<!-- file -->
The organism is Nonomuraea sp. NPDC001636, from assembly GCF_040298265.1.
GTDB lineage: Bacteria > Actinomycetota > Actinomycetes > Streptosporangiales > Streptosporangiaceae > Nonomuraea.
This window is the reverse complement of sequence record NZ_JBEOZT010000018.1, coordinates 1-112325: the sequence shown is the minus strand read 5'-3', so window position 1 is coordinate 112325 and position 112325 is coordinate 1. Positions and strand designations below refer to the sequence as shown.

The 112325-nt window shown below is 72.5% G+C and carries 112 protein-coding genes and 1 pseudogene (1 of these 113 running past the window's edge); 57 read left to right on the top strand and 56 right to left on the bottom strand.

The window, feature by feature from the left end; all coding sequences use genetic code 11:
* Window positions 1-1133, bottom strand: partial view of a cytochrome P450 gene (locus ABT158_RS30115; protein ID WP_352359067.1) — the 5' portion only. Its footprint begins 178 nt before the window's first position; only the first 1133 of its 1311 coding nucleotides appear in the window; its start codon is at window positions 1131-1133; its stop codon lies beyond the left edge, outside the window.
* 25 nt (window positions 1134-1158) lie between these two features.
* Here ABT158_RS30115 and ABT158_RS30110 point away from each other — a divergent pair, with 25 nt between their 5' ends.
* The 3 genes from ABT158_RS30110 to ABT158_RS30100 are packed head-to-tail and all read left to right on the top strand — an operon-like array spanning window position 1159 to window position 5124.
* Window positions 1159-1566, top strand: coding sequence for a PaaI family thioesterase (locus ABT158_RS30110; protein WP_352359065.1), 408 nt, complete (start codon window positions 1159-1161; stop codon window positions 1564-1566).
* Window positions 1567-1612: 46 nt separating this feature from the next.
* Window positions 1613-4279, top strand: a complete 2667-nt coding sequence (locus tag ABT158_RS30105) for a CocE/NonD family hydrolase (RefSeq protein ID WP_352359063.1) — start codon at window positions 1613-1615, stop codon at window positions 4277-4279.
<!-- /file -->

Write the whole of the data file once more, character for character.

The organism is Nonomuraea sp. NPDC001636, from assembly GCF_040298265.1.
GTDB lineage: Bacteria > Actinomycetota > Actinomycetes > Streptosporangiales > Streptosporangiaceae > Nonomuraea.
This window is the reverse complement of sequence record NZ_JBEOZT010000018.1, coordinates 1-112325: the sequence shown is the minus strand read 5'-3', so window position 1 is coordinate 112325 and position 112325 is coordinate 1. Positions and strand designations below refer to the sequence as shown.

The 112325-nt window shown below is 72.5% G+C and carries 112 protein-coding genes and 1 pseudogene (1 of these 113 running past the window's edge); 57 read left to right on the top strand and 56 right to left on the bottom strand.

The window, feature by feature from the left end; all coding sequences use genetic code 11:
* Window positions 1-1133, bottom strand: partial view of a cytochrome P450 gene (locus ABT158_RS30115; protein ID WP_352359067.1) — the 5' portion only. Its footprint begins 178 nt before the window's first position; only the first 1133 of its 1311 coding nucleotides appear in the window; its start codon is at window positions 1131-1133; its stop codon lies beyond the left edge, outside the window.
* 25 nt (window positions 1134-1158) lie between these two features.
* Here ABT158_RS30115 and ABT158_RS30110 point away from each other — a divergent pair, with 25 nt between their 5' ends.
* The 3 genes from ABT158_RS30110 to ABT158_RS30100 are packed head-to-tail and all read left to right on the top strand — an operon-like array spanning window position 1159 to window position 5124.
* Window positions 1159-1566, top strand: coding sequence for a PaaI family thioesterase (locus ABT158_RS30110; protein WP_352359065.1), 408 nt, complete (start codon window positions 1159-1161; stop codon window positions 1564-1566).
* Window positions 1567-1612: 46 nt separating this feature from the next.
* Window positions 1613-4279, top strand: a complete 2667-nt coding sequence (locus tag ABT158_RS30105) for a CocE/NonD family hydrolase (RefSeq protein ID WP_352359063.1) — start codon at window positions 1613-1615, stop codon at window positions 4277-4279.